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Cablegate: Darfur - Engaging Civil Society in the Peace Process

VZCZCXRO5132
PP RUEHGI RUEHMA RUEHROV
DE RUEHKH #1172/01 2100737
ZNR UUUUU ZZH
P 290737Z JUL 07
FM AMEMBASSY KHARTOUM
TO RUEHC/SECSTATE WASHDC PRIORITY 8015
INFO RUCNFUR/DARFUR COLLECTIVE PRIORITY
RUEHRN/USMISSION UN ROME

UNCLAS SECTION 01 OF 02 KHARTOUM 001172

SIPDIS

SENSITIVE

AIDAC
SIPDIS

STATE FOR AF/SPG, PRM, AND ALSO PASS USAID/W
USAID FOR DCHA SUDAN TEAM, AFR/SP
NAIROBI FOR USAID/DCHA AND USAID/REDSO
GENEVA FOR NKYLOH
NSC FOR PMARCHAM, MMAGAN, AND TSHORTLEY
ADDIS ABABA FOR USAU
USUN FOR TMALY
BRUSSELS FOR PBROWN

E.O. 12958: N/A
TAGS: EAID PREF PGOV PHUM SOCI UN SU
SUBJECT: DARFUR - ENGAGING CIVIL SOCIETY IN THE PEACE PROCESS

REF: A) KHARTOUM 1085, B) KHARTOUM 1094, C) KHARTOUM 1102, D)

KHARTOUM 1119, E) KHARTOUM 1132, F) TRIPOLI 618

KHARTOUM 00001172 001.2 OF 002


1. (SBU) Summary: Between July 12 and 19, USAID staff met with key
civil society representatives in South and West Darfur to follow up
on issues raised during the U.S. Special Envoy's visit to Nyala,
gauge the views of civil society representatives in El Geneina, and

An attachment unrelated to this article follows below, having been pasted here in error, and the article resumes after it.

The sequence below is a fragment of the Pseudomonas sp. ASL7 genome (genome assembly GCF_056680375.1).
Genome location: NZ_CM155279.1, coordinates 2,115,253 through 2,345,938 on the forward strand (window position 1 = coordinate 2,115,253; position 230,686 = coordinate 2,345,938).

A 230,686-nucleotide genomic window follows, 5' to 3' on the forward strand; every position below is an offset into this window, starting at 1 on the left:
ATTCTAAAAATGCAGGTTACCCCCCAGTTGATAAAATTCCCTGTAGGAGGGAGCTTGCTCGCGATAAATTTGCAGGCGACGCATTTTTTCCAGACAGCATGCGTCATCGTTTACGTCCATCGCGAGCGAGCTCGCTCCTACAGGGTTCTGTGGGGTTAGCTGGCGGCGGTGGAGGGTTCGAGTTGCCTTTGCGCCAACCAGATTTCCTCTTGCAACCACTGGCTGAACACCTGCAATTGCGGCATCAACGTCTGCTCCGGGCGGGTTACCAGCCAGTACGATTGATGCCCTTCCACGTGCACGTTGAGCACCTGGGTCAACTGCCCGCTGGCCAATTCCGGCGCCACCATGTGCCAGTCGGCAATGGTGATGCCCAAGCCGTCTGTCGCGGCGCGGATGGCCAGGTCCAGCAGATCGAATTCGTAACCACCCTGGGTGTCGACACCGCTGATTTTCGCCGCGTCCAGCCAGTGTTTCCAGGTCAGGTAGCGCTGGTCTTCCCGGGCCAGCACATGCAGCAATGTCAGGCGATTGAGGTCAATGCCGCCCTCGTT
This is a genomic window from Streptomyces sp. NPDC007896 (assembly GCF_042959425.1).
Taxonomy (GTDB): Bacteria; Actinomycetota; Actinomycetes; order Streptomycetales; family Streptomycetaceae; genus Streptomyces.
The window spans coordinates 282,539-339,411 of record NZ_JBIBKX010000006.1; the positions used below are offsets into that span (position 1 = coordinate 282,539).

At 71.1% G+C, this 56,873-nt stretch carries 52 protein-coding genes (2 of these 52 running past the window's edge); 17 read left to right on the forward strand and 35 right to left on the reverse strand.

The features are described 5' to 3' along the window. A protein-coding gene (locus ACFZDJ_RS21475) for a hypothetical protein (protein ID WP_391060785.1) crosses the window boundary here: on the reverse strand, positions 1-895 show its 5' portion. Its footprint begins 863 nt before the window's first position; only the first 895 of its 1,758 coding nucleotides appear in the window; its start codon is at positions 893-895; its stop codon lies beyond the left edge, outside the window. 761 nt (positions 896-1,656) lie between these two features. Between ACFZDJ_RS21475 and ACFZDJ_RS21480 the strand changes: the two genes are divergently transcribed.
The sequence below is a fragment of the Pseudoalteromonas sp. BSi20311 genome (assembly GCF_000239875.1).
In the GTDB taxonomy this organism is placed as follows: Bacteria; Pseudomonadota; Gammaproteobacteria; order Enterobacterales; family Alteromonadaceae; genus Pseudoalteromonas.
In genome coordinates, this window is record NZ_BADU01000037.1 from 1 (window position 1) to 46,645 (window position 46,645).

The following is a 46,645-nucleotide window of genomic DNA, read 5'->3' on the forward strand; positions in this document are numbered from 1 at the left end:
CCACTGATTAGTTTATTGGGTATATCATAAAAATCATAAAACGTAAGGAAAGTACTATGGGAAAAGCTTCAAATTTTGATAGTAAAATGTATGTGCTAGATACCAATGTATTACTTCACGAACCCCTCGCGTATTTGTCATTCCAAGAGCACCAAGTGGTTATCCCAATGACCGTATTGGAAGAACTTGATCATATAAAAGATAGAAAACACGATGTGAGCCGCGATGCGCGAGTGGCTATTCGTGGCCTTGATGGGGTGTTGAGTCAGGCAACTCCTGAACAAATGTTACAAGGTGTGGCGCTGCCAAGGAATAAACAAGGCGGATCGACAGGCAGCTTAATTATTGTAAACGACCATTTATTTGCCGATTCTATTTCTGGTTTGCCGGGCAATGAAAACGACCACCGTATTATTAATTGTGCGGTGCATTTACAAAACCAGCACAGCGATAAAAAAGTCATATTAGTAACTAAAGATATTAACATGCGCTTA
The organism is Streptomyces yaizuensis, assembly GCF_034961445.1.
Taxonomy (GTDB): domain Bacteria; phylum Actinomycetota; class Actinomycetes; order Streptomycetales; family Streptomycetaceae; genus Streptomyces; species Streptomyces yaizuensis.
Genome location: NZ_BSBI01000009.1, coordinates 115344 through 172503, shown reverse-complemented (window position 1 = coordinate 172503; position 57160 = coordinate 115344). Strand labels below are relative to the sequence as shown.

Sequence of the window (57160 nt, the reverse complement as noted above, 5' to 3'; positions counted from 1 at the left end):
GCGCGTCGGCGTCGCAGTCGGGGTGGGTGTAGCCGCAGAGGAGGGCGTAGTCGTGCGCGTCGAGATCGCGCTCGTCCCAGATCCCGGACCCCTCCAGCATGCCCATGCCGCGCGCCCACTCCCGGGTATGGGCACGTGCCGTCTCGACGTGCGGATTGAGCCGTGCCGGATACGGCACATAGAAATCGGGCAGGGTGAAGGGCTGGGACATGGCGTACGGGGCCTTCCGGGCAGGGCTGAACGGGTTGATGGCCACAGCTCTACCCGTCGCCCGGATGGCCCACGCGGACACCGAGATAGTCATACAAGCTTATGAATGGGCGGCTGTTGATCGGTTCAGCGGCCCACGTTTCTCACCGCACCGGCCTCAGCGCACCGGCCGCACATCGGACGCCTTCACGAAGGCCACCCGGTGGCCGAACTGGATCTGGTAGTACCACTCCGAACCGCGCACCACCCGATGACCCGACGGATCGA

assess possible areas of USG intervention to connect local-level
peacebuilding efforts to the U.N./African Union (AU)-led negotiation
process. Darfur's civil society representatives are eager to engage
in and support the negotiations, and their participation will lend
important credibility to any new agreements. However, they do not
have adequate access to key decision-makers in the international
community and their efforts are largely disconnected from the
higher-level political process. End summary.

--------------------------------------------- ----------
SOUTH DARFUR: WHO WILL ORGANIZE IDPS AND CIVIL SOCIETY?
--------------------------------------------- ----------

2. (SBU) The Ahali Group for Darfur Salvation, led by Ahmoud Rijal,
Magdoom of the Fur Tribe, has begun efforts to build consensus about
the peace process among civil society stakeholders in Darfur (reftel
A). The group described their plan to build on these efforts by
organizing a representative process for internally displaced persons
(IDPs) in all three states. The proposed process would involve
elections in each IDP camp in Darfur based on proportional
representation by population; training for the 200-300 individuals
elected; and the formation of a 25-member steering committee to
represent IDPs in future negotiations. The group is coordinating
with the Sudan People's Liberation Movement (SPLM) and believes that
the SPLM will provide security and protection during this process.